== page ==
Diesel’s Newest Flagship in Manhattan Features a Denim Temple

The whole thing was designed to be like stepping into an apartment.

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The facade of the new Diesel store (Photo: Courtesy Diesel).

Should one find it necessary to leave their cozy New York apartment to do some shopping this winter, why not have a final destination that is actually quite similar to the place they just left? That was exactly the idea behind Diesel’s new store concept, which quietly opened its doors on the corner of 59th Street and Madison Avenue on Black Friday.

Artistic director Nicola Formichetti wanted his shoppers to feel as if they walked into an apartment that embodied the Diesel aesthetic and he tapped architect Masamichi Katayama, from the Japanese firm Wonderwall, to complete his vision. The esteemed creative has previously designed stores for Uniqlo, Nike and Colette.

In an interview with Fashionista, Mr. Formichetti noted that Mr. Katayama was his absolute favorite architect, so it should come as no surprise that this duo, along with Diesel’s president Renzo Rosso, all worked together well. “The concept was born so naturally. I guess nobody remembers who said what. This process was the true value of this store design,” Mr. Katayama told Observer via email, from Japan.

A homey shot of the store (Photo: Courtesy Diesel).

A homey shot of the store (Photo: Courtesy Diesel).

As it turns out, this shop does looks like an apartment, with hefty wooden armoires and stone tables, a patchwork of Persian rugs and a cozy, small perimeter. Even the fitting rooms are like tiny portals into an apartment, each one with a different décor, from romantic to utilitarian and even a military-esque design. However, we doubt the average New York dwelling has racks made for sheer shirts and studded leather jackets, plus scores of shelves for kitten heels and combat boots. Diesel’s apartment even has a foyer featuring hi-def screens where creative films from the art collective Field are on display.

Further, this would be a sparse home, as there is only one of each style of clothing on display. This scarcity forces the shopping experience to have a focus on customer service, allowing the sales associates to disappear time and time again down a glass-enclosed staircase to the stock room.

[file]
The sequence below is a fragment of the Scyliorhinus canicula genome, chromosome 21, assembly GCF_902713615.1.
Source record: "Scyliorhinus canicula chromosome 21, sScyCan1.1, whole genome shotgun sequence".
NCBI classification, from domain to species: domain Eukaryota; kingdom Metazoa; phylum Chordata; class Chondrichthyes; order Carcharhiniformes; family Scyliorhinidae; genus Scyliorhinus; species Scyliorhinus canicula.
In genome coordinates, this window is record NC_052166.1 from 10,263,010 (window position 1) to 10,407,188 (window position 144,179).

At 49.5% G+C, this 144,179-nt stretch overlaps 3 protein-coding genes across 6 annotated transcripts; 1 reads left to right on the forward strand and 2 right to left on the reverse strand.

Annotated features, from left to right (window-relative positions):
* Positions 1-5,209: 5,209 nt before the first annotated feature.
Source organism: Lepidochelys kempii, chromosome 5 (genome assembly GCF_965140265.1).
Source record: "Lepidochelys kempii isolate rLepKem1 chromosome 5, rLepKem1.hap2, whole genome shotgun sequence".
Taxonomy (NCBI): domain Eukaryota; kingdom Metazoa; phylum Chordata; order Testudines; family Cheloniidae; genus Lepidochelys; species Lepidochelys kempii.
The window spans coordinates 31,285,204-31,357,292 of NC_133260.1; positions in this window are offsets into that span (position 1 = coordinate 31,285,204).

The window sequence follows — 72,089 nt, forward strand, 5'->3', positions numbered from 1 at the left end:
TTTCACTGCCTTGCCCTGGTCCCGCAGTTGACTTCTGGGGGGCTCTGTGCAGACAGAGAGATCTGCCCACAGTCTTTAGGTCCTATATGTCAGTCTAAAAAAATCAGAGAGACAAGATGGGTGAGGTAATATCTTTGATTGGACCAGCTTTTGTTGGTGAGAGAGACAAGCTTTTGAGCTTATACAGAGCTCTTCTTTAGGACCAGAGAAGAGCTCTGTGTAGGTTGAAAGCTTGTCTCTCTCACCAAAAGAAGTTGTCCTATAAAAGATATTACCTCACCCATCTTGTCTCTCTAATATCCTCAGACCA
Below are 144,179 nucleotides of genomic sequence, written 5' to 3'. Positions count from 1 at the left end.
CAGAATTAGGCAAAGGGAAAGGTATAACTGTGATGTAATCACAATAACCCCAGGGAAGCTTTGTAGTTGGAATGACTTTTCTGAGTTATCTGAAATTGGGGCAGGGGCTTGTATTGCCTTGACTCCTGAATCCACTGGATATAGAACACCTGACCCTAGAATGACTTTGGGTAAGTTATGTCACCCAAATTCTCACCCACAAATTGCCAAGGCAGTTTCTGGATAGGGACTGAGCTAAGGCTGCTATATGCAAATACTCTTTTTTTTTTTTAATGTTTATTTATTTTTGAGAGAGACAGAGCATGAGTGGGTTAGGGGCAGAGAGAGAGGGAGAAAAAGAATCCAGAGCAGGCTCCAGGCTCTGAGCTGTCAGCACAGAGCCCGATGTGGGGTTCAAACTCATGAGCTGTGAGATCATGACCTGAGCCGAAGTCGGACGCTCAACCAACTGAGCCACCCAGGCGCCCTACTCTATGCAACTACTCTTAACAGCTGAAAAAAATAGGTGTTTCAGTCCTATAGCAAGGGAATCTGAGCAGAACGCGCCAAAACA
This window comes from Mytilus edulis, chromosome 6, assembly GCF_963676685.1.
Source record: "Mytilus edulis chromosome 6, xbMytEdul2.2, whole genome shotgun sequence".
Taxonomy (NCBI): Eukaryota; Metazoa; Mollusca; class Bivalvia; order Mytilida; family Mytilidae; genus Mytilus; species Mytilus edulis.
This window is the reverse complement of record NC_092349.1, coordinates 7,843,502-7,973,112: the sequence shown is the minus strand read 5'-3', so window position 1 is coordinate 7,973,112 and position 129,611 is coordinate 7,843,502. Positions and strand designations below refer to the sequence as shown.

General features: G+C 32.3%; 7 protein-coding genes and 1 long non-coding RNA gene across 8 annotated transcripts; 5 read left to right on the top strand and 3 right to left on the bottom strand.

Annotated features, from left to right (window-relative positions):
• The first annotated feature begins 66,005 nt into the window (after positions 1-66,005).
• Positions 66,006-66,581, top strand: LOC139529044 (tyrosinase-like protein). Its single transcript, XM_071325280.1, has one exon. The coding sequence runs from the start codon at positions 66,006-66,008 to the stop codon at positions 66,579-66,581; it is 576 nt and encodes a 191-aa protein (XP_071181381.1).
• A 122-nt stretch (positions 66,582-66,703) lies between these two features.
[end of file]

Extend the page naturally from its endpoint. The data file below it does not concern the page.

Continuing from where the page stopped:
A glass display case (Photo: Courtesy Diesel).

A glass display case (Photo: Courtesy Diesel).

The back of the store is, in my opinion, the best part of the entire space. It’s where the Denim Temple is housed and really, don’t we all already worship there? Diesel’s Temple was fashioned after a home’s wine cellar and it displays jeans and jean jackets in a similar manner; the super high end pieces are enclosed behind glass, but more attainable shelves of skinny and boyfriend jeans are open for the perusing. “We did great deal of research on modern cellars and the lighting effect to enhance clarity of the glass,” said Mr. Katayama.

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The denim temple (Photo: Courtesy Diesel).

But this area is big on customer interaction as well. Mr. Katayama explained: “In the center of the Denim Temple, there is big map cabinet (the cabinet with thin drawers) where you can find varieties of denim. The shop staff can show customers different styles, while telling stories. I also imagined the interaction with shop staff, customer and products.”

The Apartment concept will soon be rolled out to the rest of Diesel’s shops, which Mr. Rosso is beyond ecstatic about. “I’m enthusiastic about the future-forward change the brand is spearheading in retail,” he said in a press release. “My only advice to the brand’s fans is: go visit the Madison store and live the brand’s new shopping experience.” We agree, and promise that you won’t be let down.